Even in late September and early October, Huntington Beach’s balmy weather means a plethora of beachcombers, numerous beach blankets in use, and beach umbrellas spot the shore of the Orange County beach. However, a weekend spill from an underground pipe has the usually busy beach scene looking like a ghost town.
Crews are frantically working to not only prevent an oil spill that happened just outside Orange County, CA from spreading into protected wildlife areas, but they’re working to save waterfowl that have already been affected by the spill. The spill that took place on Sunday dumped at least 126,000 gallons of oil. The spill has closed an area from the Huntington Beach Pier to the Santa Ana River jetty.Read More »
Typically, this stretch of Huntington Beach would be busy with beachcombers playing volleyball, swimming, and surfers, too. Today, however, the beach is silent as the crews scramble to prevent the oil spill from spreading further. Currently, Coast Guard crews are using skimmers and lowering booms to try to prevent any further spread of an already-large oil slick. Pictures of the scene display large globs of black tar washing ashore along with the affected wildlife.
A major event was cancelled today due to the oil spill; the annual Pacific Air Show normally takes place on the Huntington Beach shores. However, the area was eerily quiet as the normal thousands of guests were missing due to the beach closure and the cancellation of the event.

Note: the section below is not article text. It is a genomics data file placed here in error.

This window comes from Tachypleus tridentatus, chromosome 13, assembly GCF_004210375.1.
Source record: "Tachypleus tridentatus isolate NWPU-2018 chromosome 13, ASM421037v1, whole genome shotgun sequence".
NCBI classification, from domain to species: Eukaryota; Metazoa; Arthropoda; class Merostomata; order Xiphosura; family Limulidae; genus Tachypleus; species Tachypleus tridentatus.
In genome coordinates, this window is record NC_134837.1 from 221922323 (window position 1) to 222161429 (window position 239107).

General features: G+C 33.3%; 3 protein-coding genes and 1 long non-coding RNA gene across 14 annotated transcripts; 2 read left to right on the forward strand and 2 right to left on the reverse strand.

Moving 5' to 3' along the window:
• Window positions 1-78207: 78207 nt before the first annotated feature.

Orange County officials noted that the spill is thought to have originated with an offshore oil platform nicknamed “Elly.” The Newport Beach mayor, Brad Avery, alerted an Orange County supervisor that he personally encountered the oil slick outside Huntington while traveling from Santa Catalina Island. He related that he had observed dolphins swimming through the oil. It is believed that the Elly platform experienced a broken pipeline, which resulted in the spillage.
However, Avery was not the only person to observe something amiss. Residents of Huntington Beach and people who travel to work in the area reported the “heavy” smell of “petroleum” as well as the presence of an oil sheen on Friday evening. By Saturday afternoon, the local coast guard confirmed an oil slick was present. The parent company of the platforms shut down the pipelines associated with the Elly pipeline and Ellen platform. In addition, the company suctioned out any remaining oil from those pipelines to prevent the spillage of more oil than had already been lost.
The platform has numerous pipelines running from the drilling site; the one that has broken was about one hundred feet underwater. The pipeline in question is 17.5 miles in length. It is not known how the break in the pipe occurred. The platform is located in federal waters outside of Huntington Beach, and another platform is also present. Both platforms are owned by the Amplify Energy Company of Houston, TX.
In addition to the “booms” which the Coast Guard and the public works employees have deployed, divers have been going to the affected pipeline in order to determine where the pipe broke and why it broke. This took place while teams onshore worked to save as many animals as possible. There is no current count of animals that have been lost nor any figure of how many animals have been rescued.
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